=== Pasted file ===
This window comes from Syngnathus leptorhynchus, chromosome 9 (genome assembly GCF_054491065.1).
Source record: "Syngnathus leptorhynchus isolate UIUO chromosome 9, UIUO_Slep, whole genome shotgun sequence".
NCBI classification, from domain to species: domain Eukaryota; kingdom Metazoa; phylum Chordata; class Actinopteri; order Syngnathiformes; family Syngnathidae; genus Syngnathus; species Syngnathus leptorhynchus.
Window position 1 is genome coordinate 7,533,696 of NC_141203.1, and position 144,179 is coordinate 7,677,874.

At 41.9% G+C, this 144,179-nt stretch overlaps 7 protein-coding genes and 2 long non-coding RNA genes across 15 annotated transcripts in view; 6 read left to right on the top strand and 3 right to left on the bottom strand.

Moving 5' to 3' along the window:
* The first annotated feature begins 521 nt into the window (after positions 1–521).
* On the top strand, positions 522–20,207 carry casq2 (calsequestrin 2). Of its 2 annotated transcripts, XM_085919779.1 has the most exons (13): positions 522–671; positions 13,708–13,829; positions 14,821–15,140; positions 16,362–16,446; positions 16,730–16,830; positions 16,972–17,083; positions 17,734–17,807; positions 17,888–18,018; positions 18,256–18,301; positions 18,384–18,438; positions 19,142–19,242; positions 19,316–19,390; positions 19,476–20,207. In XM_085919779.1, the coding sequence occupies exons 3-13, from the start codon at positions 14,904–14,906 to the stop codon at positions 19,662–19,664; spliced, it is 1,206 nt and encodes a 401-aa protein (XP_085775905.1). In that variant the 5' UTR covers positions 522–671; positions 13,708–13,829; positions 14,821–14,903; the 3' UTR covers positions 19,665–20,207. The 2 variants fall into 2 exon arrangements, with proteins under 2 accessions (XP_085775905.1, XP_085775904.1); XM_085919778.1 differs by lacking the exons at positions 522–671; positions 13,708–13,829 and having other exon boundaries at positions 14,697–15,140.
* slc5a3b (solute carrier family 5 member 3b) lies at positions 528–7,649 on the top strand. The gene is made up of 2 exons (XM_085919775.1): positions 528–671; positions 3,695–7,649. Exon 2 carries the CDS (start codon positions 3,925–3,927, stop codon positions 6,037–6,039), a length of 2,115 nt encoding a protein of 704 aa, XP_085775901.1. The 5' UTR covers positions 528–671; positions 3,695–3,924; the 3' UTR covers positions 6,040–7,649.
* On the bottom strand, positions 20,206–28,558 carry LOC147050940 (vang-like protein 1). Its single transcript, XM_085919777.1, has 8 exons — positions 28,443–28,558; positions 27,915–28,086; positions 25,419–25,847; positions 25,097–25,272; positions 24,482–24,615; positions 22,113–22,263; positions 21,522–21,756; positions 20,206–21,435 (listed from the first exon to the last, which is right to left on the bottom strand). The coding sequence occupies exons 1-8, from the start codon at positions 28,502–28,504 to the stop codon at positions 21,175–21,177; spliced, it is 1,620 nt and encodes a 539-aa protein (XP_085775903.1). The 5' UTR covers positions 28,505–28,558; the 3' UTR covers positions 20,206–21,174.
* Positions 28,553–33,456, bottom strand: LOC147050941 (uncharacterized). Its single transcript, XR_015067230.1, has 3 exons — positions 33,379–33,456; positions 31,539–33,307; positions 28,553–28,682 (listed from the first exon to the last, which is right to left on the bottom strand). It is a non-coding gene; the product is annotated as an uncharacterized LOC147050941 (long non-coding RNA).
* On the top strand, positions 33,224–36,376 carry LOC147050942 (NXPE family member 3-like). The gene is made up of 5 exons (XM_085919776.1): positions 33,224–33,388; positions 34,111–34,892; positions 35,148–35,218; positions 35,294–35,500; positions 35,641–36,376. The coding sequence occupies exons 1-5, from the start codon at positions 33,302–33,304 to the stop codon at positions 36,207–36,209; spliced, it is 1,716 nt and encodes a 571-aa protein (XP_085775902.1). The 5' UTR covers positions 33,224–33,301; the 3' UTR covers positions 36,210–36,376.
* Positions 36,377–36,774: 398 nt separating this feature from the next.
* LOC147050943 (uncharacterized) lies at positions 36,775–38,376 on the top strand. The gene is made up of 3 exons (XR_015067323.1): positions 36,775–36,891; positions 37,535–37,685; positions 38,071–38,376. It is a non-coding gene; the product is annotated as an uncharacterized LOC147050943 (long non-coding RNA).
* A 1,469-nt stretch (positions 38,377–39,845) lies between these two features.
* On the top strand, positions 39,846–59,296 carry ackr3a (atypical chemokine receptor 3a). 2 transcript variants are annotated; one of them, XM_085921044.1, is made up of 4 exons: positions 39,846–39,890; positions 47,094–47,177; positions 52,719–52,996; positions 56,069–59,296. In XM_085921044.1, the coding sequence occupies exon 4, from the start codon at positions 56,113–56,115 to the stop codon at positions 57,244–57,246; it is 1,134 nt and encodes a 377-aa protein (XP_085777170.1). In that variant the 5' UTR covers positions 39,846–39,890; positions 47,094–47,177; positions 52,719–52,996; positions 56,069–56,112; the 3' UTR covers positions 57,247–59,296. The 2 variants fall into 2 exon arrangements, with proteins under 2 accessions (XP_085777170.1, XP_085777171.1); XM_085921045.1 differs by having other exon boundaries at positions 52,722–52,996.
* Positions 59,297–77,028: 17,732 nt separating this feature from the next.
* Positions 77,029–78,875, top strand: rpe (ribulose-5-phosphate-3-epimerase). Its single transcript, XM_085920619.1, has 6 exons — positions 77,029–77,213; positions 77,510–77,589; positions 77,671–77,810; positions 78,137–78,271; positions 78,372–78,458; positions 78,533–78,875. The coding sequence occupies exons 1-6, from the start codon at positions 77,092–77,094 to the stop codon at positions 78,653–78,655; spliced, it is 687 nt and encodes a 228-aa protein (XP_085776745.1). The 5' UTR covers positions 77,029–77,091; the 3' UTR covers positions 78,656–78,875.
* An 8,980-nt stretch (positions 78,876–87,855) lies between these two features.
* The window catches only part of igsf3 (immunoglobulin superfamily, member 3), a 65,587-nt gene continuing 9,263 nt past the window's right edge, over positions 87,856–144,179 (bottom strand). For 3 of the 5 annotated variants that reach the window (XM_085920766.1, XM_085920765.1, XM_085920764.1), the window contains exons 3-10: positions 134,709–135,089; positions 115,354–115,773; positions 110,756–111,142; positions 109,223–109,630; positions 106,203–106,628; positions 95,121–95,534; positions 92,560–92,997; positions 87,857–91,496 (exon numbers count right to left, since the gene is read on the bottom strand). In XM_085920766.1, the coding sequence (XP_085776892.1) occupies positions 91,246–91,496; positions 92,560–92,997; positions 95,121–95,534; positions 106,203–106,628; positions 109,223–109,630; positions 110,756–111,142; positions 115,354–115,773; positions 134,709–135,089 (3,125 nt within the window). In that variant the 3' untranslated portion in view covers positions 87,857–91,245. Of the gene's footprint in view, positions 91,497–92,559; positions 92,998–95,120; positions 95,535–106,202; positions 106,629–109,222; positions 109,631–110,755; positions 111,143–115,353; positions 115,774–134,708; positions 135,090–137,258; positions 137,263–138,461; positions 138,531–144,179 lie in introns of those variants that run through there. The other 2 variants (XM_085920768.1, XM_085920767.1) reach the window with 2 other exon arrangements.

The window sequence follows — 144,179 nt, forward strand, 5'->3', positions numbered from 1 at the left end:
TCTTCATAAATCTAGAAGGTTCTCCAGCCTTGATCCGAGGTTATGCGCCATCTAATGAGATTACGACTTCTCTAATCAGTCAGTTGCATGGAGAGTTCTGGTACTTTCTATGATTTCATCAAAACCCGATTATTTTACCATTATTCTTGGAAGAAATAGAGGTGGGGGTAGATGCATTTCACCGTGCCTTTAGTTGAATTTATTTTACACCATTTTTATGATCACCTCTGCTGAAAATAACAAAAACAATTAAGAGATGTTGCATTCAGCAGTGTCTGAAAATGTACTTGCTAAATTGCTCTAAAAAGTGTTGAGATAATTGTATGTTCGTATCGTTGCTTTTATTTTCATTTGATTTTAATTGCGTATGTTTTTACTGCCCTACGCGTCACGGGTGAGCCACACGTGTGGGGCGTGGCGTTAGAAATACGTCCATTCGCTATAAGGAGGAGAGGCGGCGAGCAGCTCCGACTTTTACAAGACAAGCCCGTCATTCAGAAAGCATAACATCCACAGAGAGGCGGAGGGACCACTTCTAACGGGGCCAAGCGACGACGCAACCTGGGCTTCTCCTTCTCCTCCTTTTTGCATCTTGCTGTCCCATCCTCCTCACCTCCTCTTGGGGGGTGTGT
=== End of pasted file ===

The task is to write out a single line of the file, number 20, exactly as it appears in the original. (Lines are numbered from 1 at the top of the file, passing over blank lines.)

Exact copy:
* The window catches only part of igsf3 (immunoglobulin superfamily, member 3), a 65,587-nt gene continuing 9,263 nt past the window's right edge, over positions 87,856–144,179 (bottom strand). For 3 of the 5 annotated variants that reach the window (XM_085920766.1, XM_085920765.1, XM_085920764.1), the window contains exons 3-10: positions 134,709–135,089; positions 115,354–115,773; positions 110,756–111,142; positions 109,223–109,630; positions 106,203–106,628; positions 95,121–95,534; positions 92,560–92,997; positions 87,857–91,496 (exon numbers count right to left, since the gene is read on the bottom strand). In XM_085920766.1, the coding sequence (XP_085776892.1) occupies positions 91,246–91,496; positions 92,560–92,997; positions 95,121–95,534; positions 106,203–106,628; positions 109,223–109,630; positions 110,756–111,142; positions 115,354–115,773; positions 134,709–135,089 (3,125 nt within the window). In that variant the 3' untranslated portion in view covers positions 87,857–91,245. Of the gene's footprint in view, positions 91,497–92,559; positions 92,998–95,120; positions 95,535–106,202; positions 106,629–109,222; positions 109,631–110,755; positions 111,143–115,353; positions 115,774–134,708; positions 135,090–137,258; positions 137,263–138,461; positions 138,531–144,179 lie in introns of those variants that run through there. The other 2 variants (XM_085920768.1, XM_085920767.1) reach the window with 2 other exon arrangements.